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How bug farming is changing the food economy

Eliza Mills Nov 25, 2014

How bug farming is changing the food economy

Eliza Mills Nov 25, 2014

There’s a lot of talk lately about sustainable food. Eating local, seasonal, unprocessed food is sustainable, and there’s a particular focus on sustainable protein, conversations about how to raise poultry and cattle with less environmental impact  how to keep things cheap, but still healthy. 

One oft-neglected option? Edible insects.  

Across the globe, eating insects is common practice. In Mexico and Latin America, bugs are normal snacks. In Asia, you can buy crickets and scorpions in the markets, seasoned just like potato chips. You can buy a paper cone full of bugs on the street, or you can eat them in high-end restaurants. There are chapulines, grasshopper tacos, and soups made from silkworms and mealworms. 

 Some of these delicacies have made it to the U.S., but for the most part, American menus are bug-free.  

Andrew Brentano, co-founder of Tiny Farms, a cricket farm based in Oakland, Calif., wants to change that. Brentano describes himself as part-farmer, part-engineer. He and his small team want to increase the number of cricket farms in the U.S. to better utilize insects as a source of sustainable protein. 

Currently, there are 30 domestic insect farms creating human-grade food from bugs  that number has doubled every year since 2009. Companies that use crickets in their food are also growing. For the most part, crickets are used to create flour and baked goods, or high-protein bars.  

Brentano hopes that building more cricket farms will drive down the cost of crickets. “There’s this really incredible divide in the resources required for insects versus traditional livestock,” Brentano says. Farming crickets is much more sustainable and environmentally friendly than farming poultry or cattle. Crickets produce 80 percent less methane than cattle, and need six times less feed. 

Brentano says the biggest environmental gains are in water. It takes 500 gallons of water to produce a pound of chicken meat, and over 2,000 for a pound of beef. A pound of crickets requires only about a gallon  crickets take in most of their water through foods like potatoes and carrots.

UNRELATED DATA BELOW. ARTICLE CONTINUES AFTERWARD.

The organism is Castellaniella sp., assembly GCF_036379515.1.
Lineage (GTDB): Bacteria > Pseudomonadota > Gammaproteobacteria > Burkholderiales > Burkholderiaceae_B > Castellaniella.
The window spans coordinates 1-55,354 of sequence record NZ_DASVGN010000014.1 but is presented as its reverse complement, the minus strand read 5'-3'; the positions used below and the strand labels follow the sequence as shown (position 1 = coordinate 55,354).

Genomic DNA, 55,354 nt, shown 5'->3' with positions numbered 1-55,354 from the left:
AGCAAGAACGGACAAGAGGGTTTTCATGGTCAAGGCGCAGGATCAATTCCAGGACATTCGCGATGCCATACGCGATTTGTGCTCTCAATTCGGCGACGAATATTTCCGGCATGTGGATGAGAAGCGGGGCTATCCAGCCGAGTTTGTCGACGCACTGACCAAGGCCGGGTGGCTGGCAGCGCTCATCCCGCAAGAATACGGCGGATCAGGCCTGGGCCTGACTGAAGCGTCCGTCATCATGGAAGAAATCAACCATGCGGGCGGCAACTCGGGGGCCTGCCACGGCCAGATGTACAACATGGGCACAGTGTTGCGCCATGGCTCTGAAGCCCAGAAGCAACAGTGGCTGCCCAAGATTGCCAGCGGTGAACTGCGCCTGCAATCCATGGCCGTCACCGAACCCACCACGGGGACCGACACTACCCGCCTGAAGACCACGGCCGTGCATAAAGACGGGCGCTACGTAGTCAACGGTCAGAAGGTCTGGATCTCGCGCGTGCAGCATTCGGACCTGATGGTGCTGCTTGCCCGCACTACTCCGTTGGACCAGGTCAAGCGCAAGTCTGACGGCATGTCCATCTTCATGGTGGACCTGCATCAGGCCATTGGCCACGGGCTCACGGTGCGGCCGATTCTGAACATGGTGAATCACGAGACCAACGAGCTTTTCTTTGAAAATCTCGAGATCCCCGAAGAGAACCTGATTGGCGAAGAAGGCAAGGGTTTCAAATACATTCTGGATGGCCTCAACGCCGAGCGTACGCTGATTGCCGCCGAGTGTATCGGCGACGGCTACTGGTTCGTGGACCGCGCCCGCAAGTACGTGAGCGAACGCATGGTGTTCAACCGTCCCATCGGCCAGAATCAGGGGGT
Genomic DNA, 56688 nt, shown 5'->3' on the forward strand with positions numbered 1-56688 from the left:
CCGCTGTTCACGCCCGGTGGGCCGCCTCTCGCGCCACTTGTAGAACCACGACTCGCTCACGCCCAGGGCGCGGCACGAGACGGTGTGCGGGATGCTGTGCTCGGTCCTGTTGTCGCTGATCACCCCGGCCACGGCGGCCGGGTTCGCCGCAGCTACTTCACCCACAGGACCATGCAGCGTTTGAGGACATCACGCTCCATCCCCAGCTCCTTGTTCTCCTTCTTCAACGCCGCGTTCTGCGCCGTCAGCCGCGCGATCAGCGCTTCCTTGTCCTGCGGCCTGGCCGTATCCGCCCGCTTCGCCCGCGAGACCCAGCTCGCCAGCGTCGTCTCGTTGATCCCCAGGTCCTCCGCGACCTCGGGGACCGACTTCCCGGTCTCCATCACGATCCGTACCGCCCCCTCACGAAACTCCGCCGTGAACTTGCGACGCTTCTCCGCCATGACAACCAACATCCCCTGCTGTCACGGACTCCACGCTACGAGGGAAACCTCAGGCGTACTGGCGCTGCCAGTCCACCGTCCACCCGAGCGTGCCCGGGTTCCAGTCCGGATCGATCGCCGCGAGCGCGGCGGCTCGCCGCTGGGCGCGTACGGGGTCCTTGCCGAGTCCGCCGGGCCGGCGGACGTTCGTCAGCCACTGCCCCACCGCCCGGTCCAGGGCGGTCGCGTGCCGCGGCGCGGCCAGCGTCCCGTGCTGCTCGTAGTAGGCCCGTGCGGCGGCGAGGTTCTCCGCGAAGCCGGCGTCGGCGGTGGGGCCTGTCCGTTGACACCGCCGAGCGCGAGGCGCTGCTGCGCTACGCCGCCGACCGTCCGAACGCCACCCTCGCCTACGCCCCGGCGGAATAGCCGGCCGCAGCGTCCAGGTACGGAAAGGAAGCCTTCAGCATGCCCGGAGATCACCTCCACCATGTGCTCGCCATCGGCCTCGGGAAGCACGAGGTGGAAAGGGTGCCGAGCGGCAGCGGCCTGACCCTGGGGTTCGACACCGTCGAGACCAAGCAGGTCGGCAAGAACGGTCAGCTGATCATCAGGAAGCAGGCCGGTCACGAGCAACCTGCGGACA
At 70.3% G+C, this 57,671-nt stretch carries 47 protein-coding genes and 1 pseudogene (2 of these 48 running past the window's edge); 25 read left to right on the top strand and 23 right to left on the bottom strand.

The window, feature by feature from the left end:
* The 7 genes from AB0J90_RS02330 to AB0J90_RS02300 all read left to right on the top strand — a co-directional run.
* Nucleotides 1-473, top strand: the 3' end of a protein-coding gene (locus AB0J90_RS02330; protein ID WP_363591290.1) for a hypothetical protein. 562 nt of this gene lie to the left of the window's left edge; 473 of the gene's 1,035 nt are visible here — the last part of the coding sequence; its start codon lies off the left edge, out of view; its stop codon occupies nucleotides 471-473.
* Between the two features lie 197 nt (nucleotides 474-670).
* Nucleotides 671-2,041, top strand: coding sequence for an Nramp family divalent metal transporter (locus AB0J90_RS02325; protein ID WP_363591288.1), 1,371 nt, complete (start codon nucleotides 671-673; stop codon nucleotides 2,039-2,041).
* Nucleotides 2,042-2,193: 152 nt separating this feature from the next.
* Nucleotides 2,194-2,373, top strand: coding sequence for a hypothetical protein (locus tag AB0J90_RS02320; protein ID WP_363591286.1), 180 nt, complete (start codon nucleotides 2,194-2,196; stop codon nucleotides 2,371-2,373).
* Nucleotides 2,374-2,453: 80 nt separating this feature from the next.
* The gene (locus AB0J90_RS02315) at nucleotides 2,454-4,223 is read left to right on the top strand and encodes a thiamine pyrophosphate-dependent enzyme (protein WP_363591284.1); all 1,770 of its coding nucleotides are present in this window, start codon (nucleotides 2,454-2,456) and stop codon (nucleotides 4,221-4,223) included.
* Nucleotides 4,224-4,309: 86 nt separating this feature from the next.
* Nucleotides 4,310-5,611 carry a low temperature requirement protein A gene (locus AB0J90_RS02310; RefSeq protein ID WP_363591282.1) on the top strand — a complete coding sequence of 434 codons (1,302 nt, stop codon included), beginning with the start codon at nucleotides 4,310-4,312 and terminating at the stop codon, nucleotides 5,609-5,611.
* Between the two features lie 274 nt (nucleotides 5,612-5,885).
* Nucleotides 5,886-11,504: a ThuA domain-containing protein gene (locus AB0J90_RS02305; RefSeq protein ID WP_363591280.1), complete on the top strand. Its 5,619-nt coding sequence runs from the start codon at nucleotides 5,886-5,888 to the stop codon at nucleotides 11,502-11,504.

Feed conversion is another area where crickets beat out cattle and poultry. “There are big gains in feed conversion,” Brentano says, “a huge percentage of the world’s grain production is actually destined for animal feed, not human feed.” Crickets eat much less than poultry and beef, meaning less space taking up farming grain, and less water expended watering animal feed.  

One of the biggest challenges with delivering edible insects to the market is financial. It’s expensive to produce edible insects. Current cricket farms in the U.S. aren’t profitable yet. Brentano says the key to making bug farming a success lies in lowering the price per pound of cricket. 

Right now, the absolute cheapest small-batch crickets you can get hover in the $4-5 range. Brentano says that needs to come down to under two dollars to be able to compete with traditional meats, soy, and protein supplements like whey.   

Breaking into the protein additive market would give cricket farmers a slice of a multibillion dollar market and a better chance to appeal to more consumers. Therein lies the other big challenge: appeal. It’s one thing to make an edible insect product that people can afford, and another to make something they really want to eat. 

Several companies have changed their branding, using design to remove some of the most intense bugginess from packaging. For some businesses, it’s working. Bitty Foods cricket flour and bug-based baked goods have gotten a lot of positive attention, and cricket-flour protein bars will even make it to the skies when JetBlue starts serving snacks from Exo

Insects are also popping up more frequently on menus.  Restaurants serve up soups and snacks made of bugs and the barometer for trend-setting is just about broken by Don Bugito, a San Francisco food truck serving up insects. 

Mario Hernandez, chef at The Black Ant in New York City, has different bugs on his menu at different times of year. “We change our insects according to the season,” he says.

That means waiting for specific bugs that come in the summer, or during the rainy season: agave worms, grasshoppers, ants and ant caviar (ant eggs), even one insect that he says tastes like chocolate, to use in deserts. He says that cooking with insects allows him to explore traditional Mexican gastronomy, and that each bug has a taste that adds something to his food. 

Grasshoppers have an earthy, mushroomy taste and turn red when you cook them, just like lobster. Hernandez serves them in tacos and as a bisque with potatoes. Ants are spicy, nutty, and shrimpy  Hernandez uses their bellies in his guacamole and The Black Ant’s bartender uses them in the salt rims of his tequila and mezcal drinks. 

For now, eating bugs may be mostly a novelty, but Brentano says things will change as the insect farming economy and public perception catch up to the need for sustainable protein. “There have only been products on the shelf for at most a year,” Brentano says, “the market is currently estimated to be market size about $20 million and it’s just sort of on an exponential growth curve right now.”

Get ready to eat some bugs. 

[Infographic by Seth Kelley]

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